On April 26, 2021, President Biden signed an executive order that established a task force with four main goals:
HUD Secretary Marcia Fudge or her designee is named to serve on the task force. The executive order applies to the federal government and its employees as well as to the private sector.
The executive order describes the benefits of unions and the negative effects that a decline in union membership has had on the United States. It explicitly stated the Biden Administration's policy to encourage worker organizing and collective bargaining.
The executive order directs the task force to identify executive branch policies, practices, and programs that could support for worker power, worker organizing, and collective bargaining, and to identify statutory, regulatory, or other changes that would improve worker organizing and collective bargaining. The task force has only an advisory role with no powers to create rules or enforce its guidance.
President Biden also revoked two previous executive orders of his predecessor, Executive Order 13845 of July 19, 2018 (Establishing the President’s National Council for the American Worker), and Executive Order 13931 of June 26, 2020 (Continuing the President’s National Council for the American Worker and the American Workforce Policy Advisory Board). Although that council and advisory board have been abolished, the April executive order did not mention revoking Executive Order 13932, which resulted from the Workforce Policy Advisory Board's efforts. Executive Order 13932, Modernizing and Reforming the Assessment and Hiring of Federal Job Candidates, shifted the emphasis from education to skills in federal hiring.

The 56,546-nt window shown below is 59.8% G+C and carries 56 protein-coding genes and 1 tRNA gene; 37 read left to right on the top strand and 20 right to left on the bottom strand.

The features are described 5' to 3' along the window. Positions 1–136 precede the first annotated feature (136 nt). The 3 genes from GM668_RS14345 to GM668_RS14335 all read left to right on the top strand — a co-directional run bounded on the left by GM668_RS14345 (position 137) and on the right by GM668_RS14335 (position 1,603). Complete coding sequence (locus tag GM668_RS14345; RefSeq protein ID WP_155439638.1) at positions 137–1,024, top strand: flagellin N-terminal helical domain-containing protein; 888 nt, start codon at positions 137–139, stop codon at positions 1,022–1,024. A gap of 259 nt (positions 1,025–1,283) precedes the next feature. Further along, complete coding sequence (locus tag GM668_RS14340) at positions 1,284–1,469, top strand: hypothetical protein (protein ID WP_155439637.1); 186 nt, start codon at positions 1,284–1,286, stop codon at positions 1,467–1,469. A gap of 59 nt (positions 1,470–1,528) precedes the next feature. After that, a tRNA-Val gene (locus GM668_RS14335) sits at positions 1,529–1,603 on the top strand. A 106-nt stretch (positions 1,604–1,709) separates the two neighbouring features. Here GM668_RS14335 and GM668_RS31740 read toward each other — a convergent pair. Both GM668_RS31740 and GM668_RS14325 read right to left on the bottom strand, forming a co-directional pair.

Read the Executive Order on Worker Organizing and Empowerment and the White House fact sheet about the executive order.